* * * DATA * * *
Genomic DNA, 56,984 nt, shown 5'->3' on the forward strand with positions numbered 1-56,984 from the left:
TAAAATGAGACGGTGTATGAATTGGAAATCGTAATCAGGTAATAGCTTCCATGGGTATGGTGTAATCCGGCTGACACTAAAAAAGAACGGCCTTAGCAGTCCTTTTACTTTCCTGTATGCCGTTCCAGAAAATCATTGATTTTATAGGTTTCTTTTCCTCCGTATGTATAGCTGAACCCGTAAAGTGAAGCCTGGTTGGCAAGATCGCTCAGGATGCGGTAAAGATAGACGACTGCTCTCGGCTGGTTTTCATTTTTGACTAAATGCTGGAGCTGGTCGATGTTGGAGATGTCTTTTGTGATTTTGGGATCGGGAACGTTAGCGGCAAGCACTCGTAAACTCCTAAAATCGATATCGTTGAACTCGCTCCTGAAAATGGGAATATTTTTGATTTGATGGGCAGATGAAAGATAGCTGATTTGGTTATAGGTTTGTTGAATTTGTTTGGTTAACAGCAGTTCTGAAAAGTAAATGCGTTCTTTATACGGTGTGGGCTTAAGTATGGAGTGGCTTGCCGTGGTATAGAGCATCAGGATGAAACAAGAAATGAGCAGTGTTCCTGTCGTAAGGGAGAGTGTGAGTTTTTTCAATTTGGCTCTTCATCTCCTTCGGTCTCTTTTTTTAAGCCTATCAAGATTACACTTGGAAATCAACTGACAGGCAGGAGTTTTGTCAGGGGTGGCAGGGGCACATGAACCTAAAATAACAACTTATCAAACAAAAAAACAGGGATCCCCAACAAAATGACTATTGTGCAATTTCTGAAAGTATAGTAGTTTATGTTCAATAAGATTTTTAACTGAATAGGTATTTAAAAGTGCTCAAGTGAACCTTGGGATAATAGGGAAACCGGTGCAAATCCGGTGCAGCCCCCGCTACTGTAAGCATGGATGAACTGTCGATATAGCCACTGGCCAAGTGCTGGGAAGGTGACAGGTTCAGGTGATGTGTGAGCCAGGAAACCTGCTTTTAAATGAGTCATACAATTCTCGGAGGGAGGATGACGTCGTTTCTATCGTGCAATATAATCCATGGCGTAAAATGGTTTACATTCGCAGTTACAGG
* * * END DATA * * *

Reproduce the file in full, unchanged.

Genomic DNA, 56,984 nt, shown 5'->3' on the forward strand with positions numbered 1-56,984 from the left:
TAAAATGAGACGGTGTATGAATTGGAAATCGTAATCAGGTAATAGCTTCCATGGGTATGGTGTAATCCGGCTGACACTAAAAAAGAACGGCCTTAGCAGTCCTTTTACTTTCCTGTATGCCGTTCCAGAAAATCATTGATTTTATAGGTTTCTTTTCCTCCGTATGTATAGCTGAACCCGTAAAGTGAAGCCTGGTTGGCAAGATCGCTCAGGATGCGGTAAAGATAGACGACTGCTCTCGGCTGGTTTTCATTTTTGACTAAATGCTGGAGCTGGTCGATGTTGGAGATGTCTTTTGTGATTTTGGGATCGGGAACGTTAGCGGCAAGCACTCGTAAACTCCTAAAATCGATATCGTTGAACTCGCTCCTGAAAATGGGAATATTTTTGATTTGATGGGCAGATGAAAGATAGCTGATTTGGTTATAGGTTTGTTGAATTTGTTTGGTTAACAGCAGTTCTGAAAAGTAAATGCGTTCTTTATACGGTGTGGGCTTAAGTATGGAGTGGCTTGCCGTGGTATAGAGCATCAGGATGAAACAAGAAATGAGCAGTGTTCCTGTCGTAAGGGAGAGTGTGAGTTTTTTCAATTTGGCTCTTCATCTCCTTCGGTCTCTTTTTTTAAGCCTATCAAGATTACACTTGGAAATCAACTGACAGGCAGGAGTTTTGTCAGGGGTGGCAGGGGCACATGAACCTAAAATAACAACTTATCAAACAAAAAAACAGGGATCCCCAACAAAATGACTATTGTGCAATTTCTGAAAGTATAGTAGTTTATGTTCAATAAGATTTTTAACTGAATAGGTATTTAAAAGTGCTCAAGTGAACCTTGGGATAATAGGGAAACCGGTGCAAATCCGGTGCAGCCCCCGCTACTGTAAGCATGGATGAACTGTCGATATAGCCACTGGCCAAGTGCTGGGAAGGTGACAGGTTCAGGTGATGTGTGAGCCAGGAAACCTGCTTTTAAATGAGTCATACAATTCTCGGAGGGAGGATGACGTCGTTTCTATCGTGCAATATAATCCATGGCGTAAAATGGTTTACATTCGCAGTTACAGG